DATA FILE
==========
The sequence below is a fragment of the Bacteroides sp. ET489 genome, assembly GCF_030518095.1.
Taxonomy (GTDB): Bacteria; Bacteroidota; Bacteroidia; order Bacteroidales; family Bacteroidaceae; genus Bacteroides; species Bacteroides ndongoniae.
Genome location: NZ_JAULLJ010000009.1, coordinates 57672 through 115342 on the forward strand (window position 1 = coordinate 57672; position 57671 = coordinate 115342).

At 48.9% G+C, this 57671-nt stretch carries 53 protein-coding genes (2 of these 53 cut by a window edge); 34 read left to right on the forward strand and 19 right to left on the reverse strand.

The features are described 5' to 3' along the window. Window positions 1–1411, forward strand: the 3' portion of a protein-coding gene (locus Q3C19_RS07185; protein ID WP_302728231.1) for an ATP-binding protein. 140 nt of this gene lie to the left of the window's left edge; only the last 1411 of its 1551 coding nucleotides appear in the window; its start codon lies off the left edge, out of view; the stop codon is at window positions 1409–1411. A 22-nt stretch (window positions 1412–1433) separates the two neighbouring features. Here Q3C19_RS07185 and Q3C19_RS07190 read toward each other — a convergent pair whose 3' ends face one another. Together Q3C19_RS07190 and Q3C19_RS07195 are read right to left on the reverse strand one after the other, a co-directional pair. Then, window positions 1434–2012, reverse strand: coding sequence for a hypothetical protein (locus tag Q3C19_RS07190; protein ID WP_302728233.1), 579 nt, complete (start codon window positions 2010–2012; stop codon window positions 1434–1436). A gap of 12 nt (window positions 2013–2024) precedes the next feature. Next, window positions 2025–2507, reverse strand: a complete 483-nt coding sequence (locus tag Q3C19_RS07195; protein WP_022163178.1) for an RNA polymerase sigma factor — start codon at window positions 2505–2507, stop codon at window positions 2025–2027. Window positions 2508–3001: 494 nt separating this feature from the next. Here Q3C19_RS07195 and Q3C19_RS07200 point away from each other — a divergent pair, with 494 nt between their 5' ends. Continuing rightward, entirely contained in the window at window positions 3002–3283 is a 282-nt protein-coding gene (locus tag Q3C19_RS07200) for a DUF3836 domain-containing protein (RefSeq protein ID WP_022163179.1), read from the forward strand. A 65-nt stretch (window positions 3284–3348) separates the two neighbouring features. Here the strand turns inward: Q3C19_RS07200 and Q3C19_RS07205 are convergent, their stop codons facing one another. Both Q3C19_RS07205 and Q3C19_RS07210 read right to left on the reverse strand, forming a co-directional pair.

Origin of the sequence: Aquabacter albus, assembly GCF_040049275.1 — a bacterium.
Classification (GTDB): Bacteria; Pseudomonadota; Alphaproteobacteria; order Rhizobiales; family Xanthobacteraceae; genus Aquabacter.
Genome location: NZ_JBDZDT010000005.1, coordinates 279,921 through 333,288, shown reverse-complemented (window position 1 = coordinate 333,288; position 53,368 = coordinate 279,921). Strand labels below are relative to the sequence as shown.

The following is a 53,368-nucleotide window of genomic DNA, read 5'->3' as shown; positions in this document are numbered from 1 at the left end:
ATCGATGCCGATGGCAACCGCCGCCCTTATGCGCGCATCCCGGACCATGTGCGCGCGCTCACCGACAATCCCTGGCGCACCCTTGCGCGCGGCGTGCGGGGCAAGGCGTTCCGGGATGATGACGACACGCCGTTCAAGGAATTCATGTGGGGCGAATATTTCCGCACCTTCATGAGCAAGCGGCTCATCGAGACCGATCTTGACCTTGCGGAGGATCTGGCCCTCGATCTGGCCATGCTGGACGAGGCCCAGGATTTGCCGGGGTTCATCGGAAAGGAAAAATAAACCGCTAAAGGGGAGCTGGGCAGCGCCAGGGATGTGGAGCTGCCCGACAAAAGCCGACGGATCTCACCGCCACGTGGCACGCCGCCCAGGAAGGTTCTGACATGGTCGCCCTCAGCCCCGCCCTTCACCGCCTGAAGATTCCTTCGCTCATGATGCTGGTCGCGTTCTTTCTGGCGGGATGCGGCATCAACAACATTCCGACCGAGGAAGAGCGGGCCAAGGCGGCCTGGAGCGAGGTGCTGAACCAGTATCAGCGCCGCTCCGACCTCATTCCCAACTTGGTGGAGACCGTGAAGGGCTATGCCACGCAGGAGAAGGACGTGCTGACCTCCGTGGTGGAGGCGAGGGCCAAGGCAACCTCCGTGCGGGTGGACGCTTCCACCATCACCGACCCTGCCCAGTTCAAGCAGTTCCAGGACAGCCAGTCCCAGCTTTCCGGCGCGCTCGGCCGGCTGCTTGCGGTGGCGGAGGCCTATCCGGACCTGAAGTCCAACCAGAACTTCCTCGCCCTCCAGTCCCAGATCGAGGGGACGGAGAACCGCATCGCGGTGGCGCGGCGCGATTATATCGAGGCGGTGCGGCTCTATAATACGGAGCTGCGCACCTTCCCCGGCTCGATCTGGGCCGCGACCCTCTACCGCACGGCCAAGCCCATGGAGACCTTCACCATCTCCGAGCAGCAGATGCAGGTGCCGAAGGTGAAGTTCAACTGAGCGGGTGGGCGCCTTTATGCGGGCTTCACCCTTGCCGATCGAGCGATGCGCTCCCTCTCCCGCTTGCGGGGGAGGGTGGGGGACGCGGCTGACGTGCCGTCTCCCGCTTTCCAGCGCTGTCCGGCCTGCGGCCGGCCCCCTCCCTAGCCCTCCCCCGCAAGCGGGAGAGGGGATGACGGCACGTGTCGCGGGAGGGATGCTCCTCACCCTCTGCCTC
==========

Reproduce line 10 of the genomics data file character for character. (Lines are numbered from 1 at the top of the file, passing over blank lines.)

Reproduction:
ATCGATGCCGATGGCAACCGCCGCCCTTATGCGCGCATCCCGGACCATGTGCGCGCGCTCACCGACAATCCCTGGCGCACCCTTGCGCGCGGCGTGCGGGGCAAGGCGTTCCGGGATGATGACGACACGCCGTTCAAGGAATTCATGTGGGGCGAATATTTCCGCACCTTCATGAGCAAGCGGCTCATCGAGACCGATCTTGACCTTGCGGAGGATCTGGCCCTCGATCTGGCCATGCTGGACGAGGCCCAGGATTTGCCGGGGTTCATCGGAAAGGAAAAATAAACCGCTAAAGGGGAGCTGGGCAGCGCCAGGGATGTGGAGCTGCCCGACAAAAGCCGACGGATCTCACCGCCACGTGGCACGCCGCCCAGGAAGGTTCTGACATGGTCGCCCTCAGCCCCGCCCTTCACCGCCTGAAGATTCCTTCGCTCATGATGCTGGTCGCGTTCTTTCTGGCGGGATGCGGCATCAACAACATTCCGACCGAGGAAGAGCGGGCCAAGGCGGCCTGGAGCGAGGTGCTGAACCAGTATCAGCGCCGCTCCGACCTCATTCCCAACTTGGTGGAGACCGTGAAGGGCTATGCCACGCAGGAGAAGGACGTGCTGACCTCCGTGGTGGAGGCGAGGGCCAAGGCAACCTCCGTGCGGGTGGACGCTTCCACCATCACCGACCCTGCCCAGTTCAAGCAGTTCCAGGACAGCCAGTCCCAGCTTTCCGGCGCGCTCGGCCGGCTGCTTGCGGTGGCGGAGGCCTATCCGGACCTGAAGTCCAACCAGAACTTCCTCGCCCTCCAGTCCCAGATCGAGGGGACGGAGAACCGCATCGCGGTGGCGCGGCGCGATTATATCGAGGCGGTGCGGCTCTATAATACGGAGCTGCGCACCTTCCCCGGCTCGATCTGGGCCGCGACCCTCTACCGCACGGCCAAGCCCATGGAGACCTTCACCATCTCCGAGCAGCAGATGCAGGTGCCGAAGGTGAAGTTCAACTGAGCGGGTGGGCGCCTTTATGCGGGCTTCACCCTTGCCGATCGAGCGATGCGCTCCCTCTCCCGCTTGCGGGGGAGGGTGGGGGACGCGGCTGACGTGCCGTCTCCCGCTTTCCAGCGCTGTCCGGCCTGCGGCCGGCCCCCTCCCTAGCCCTCCCCCGCAAGCGGGAGAGGGGATGACGGCACGTGTCGCGGGAGGGATGCTCCTCACCCTCTGCCTC